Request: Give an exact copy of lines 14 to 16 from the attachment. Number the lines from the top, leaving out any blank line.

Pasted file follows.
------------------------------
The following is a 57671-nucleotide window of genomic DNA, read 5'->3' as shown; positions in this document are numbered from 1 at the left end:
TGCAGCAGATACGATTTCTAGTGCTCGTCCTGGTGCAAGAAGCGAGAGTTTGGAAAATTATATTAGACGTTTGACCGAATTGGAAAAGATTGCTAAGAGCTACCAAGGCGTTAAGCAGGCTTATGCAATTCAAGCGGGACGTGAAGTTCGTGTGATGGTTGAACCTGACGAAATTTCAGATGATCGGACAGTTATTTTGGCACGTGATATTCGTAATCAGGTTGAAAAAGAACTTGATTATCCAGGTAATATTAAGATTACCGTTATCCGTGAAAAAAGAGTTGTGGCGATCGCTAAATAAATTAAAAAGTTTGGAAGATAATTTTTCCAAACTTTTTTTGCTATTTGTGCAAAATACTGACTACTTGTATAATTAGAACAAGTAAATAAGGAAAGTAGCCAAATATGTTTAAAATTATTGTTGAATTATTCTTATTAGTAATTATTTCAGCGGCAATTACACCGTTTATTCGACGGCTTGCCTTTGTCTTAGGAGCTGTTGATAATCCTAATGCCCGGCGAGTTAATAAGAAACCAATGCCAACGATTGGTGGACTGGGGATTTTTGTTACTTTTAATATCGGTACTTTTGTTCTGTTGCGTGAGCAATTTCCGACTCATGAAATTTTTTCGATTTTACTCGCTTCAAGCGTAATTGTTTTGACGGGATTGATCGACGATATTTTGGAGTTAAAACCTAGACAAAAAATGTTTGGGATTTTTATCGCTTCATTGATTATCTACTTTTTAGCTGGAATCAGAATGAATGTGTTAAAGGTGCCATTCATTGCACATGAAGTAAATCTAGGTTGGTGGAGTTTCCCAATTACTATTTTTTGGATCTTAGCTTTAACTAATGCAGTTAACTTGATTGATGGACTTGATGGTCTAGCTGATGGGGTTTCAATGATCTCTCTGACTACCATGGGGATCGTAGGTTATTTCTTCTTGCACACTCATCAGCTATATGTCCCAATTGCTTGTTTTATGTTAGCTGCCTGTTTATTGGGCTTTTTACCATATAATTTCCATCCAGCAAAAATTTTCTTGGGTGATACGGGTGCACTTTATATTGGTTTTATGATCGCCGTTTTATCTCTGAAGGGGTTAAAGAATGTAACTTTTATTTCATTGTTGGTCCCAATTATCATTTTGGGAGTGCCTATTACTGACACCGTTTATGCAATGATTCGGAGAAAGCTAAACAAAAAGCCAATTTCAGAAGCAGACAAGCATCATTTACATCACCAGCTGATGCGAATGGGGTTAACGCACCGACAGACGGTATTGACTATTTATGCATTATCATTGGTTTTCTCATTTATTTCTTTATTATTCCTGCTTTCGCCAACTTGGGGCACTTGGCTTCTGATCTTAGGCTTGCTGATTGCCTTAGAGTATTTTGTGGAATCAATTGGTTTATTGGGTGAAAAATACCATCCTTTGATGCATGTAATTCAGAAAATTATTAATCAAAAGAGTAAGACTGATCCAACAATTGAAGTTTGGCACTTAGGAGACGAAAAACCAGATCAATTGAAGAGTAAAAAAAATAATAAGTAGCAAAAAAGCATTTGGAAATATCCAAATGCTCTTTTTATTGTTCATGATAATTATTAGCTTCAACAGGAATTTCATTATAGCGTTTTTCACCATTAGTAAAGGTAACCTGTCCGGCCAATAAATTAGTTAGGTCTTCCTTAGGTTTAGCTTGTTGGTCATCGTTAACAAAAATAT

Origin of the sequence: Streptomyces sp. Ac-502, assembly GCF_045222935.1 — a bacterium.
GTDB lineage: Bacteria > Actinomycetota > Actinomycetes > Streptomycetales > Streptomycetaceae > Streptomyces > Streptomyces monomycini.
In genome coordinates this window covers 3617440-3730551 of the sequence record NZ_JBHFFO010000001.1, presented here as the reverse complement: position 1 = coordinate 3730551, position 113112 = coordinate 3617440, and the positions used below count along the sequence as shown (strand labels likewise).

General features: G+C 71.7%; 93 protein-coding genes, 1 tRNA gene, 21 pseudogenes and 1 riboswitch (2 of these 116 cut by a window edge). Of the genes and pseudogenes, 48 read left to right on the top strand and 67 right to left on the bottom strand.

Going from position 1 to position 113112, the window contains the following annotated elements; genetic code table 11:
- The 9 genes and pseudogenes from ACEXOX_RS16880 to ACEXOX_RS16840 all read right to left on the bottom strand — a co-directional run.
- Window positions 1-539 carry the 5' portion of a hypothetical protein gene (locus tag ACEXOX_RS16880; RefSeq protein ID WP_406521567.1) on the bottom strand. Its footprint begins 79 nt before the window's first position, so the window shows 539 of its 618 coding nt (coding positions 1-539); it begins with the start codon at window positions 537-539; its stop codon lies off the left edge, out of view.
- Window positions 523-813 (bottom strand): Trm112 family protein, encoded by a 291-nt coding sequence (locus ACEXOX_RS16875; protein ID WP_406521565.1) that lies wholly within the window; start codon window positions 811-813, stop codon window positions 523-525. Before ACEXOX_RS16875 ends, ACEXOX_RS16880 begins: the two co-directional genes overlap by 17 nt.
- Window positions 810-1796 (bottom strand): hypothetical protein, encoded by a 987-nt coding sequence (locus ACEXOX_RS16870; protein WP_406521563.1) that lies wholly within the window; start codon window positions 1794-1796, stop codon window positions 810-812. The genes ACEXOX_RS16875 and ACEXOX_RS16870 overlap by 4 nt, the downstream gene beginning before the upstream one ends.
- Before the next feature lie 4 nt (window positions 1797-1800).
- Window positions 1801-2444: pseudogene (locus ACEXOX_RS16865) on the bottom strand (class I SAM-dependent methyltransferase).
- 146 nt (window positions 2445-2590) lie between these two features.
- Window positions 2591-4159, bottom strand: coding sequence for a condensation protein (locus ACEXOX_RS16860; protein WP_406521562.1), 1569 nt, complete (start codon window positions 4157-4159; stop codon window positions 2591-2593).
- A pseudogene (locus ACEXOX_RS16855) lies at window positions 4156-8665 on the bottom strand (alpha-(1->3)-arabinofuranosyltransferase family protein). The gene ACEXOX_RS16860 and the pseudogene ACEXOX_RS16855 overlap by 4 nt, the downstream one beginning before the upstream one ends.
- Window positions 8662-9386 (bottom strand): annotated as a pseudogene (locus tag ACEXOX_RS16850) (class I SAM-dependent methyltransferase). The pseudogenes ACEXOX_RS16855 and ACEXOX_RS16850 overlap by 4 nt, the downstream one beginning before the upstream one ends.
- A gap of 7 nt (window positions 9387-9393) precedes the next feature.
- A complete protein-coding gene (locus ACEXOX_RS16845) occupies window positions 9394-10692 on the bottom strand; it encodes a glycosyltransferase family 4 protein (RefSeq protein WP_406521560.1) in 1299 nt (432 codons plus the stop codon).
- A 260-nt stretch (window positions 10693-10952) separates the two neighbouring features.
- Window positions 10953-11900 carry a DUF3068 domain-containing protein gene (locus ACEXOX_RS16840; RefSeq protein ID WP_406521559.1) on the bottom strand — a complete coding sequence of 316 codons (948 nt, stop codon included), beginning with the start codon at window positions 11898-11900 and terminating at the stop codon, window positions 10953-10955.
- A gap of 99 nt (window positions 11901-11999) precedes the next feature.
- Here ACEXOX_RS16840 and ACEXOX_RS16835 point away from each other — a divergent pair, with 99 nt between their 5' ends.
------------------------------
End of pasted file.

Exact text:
- 146 nt (window positions 2445-2590) lie between these two features.
- Window positions 2591-4159, bottom strand: coding sequence for a condensation protein (locus ACEXOX_RS16860; protein WP_406521562.1), 1569 nt, complete (start codon window positions 4157-4159; stop codon window positions 2591-2593).
- A pseudogene (locus ACEXOX_RS16855) lies at window positions 4156-8665 on the bottom strand (alpha-(1->3)-arabinofuranosyltransferase family protein). The gene ACEXOX_RS16860 and the pseudogene ACEXOX_RS16855 overlap by 4 nt, the downstream one beginning before the upstream one ends.